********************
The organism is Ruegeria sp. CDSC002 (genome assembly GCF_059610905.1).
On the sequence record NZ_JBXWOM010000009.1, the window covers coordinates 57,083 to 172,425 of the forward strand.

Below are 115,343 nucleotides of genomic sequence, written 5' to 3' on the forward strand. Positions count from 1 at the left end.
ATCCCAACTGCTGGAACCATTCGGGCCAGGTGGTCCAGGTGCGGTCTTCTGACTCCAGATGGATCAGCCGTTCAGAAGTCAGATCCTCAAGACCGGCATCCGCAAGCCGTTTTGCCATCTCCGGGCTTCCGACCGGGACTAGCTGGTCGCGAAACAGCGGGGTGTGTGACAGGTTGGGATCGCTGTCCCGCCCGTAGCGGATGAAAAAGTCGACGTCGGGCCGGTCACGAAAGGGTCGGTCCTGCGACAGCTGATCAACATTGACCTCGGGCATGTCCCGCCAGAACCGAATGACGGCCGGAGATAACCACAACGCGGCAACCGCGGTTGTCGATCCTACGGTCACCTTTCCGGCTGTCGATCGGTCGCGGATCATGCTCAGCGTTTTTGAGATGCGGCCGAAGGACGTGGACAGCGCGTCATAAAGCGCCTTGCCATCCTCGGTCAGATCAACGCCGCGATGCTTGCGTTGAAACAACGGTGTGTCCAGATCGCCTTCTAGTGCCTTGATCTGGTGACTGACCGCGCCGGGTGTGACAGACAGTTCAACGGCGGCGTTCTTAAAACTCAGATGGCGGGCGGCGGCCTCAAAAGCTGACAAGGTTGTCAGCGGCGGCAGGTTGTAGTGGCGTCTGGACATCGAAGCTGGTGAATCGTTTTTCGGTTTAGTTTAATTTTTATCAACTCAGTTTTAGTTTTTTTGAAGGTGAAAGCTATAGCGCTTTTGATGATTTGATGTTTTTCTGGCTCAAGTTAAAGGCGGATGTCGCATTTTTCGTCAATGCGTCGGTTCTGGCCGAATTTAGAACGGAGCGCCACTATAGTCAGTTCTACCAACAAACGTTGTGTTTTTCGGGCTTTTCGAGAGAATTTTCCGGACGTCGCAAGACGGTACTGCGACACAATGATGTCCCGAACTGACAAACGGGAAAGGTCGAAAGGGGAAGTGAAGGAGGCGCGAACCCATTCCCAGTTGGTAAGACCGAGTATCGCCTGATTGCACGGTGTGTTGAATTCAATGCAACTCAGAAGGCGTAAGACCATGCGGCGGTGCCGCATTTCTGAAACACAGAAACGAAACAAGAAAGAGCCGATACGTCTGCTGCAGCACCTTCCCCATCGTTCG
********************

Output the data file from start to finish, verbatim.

The organism is Ruegeria sp. CDSC002 (genome assembly GCF_059610905.1).
On the sequence record NZ_JBXWOM010000009.1, the window covers coordinates 57,083 to 172,425 of the forward strand.

Below are 115,343 nucleotides of genomic sequence, written 5' to 3' on the forward strand. Positions count from 1 at the left end.
ATCCCAACTGCTGGAACCATTCGGGCCAGGTGGTCCAGGTGCGGTCTTCTGACTCCAGATGGATCAGCCGTTCAGAAGTCAGATCCTCAAGACCGGCATCCGCAAGCCGTTTTGCCATCTCCGGGCTTCCGACCGGGACTAGCTGGTCGCGAAACAGCGGGGTGTGTGACAGGTTGGGATCGCTGTCCCGCCCGTAGCGGATGAAAAAGTCGACGTCGGGCCGGTCACGAAAGGGTCGGTCCTGCGACAGCTGATCAACATTGACCTCGGGCATGTCCCGCCAGAACCGAATGACGGCCGGAGATAACCACAACGCGGCAACCGCGGTTGTCGATCCTACGGTCACCTTTCCGGCTGTCGATCGGTCGCGGATCATGCTCAGCGTTTTTGAGATGCGGCCGAAGGACGTGGACAGCGCGTCATAAAGCGCCTTGCCATCCTCGGTCAGATCAACGCCGCGATGCTTGCGTTGAAACAACGGTGTGTCCAGATCGCCTTCTAGTGCCTTGATCTGGTGACTGACCGCGCCGGGTGTGACAGACAGTTCAACGGCGGCGTTCTTAAAACTCAGATGGCGGGCGGCGGCCTCAAAAGCTGACAAGGTTGTCAGCGGCGGCAGGTTGTAGTGGCGTCTGGACATCGAAGCTGGTGAATCGTTTTTCGGTTTAGTTTAATTTTTATCAACTCAGTTTTAGTTTTTTTGAAGGTGAAAGCTATAGCGCTTTTGATGATTTGATGTTTTTCTGGCTCAAGTTAAAGGCGGATGTCGCATTTTTCGTCAATGCGTCGGTTCTGGCCGAATTTAGAACGGAGCGCCACTATAGTCAGTTCTACCAACAAACGTTGTGTTTTTCGGGCTTTTCGAGAGAATTTTCCGGACGTCGCAAGACGGTACTGCGACACAATGATGTCCCGAACTGACAAACGGGAAAGGTCGAAAGGGGAAGTGAAGGAGGCGCGAACCCATTCCCAGTTGGTAAGACCGAGTATCGCCTGATTGCACGGTGTGTTGAATTCAATGCAACTCAGAAGGCGTAAGACCATGCGGCGGTGCCGCATTTCTGAAACACAGAAACGAAACAAGAAAGAGCCGATACGTCTGCTGCAGCACCTTCCCCATCGTTCG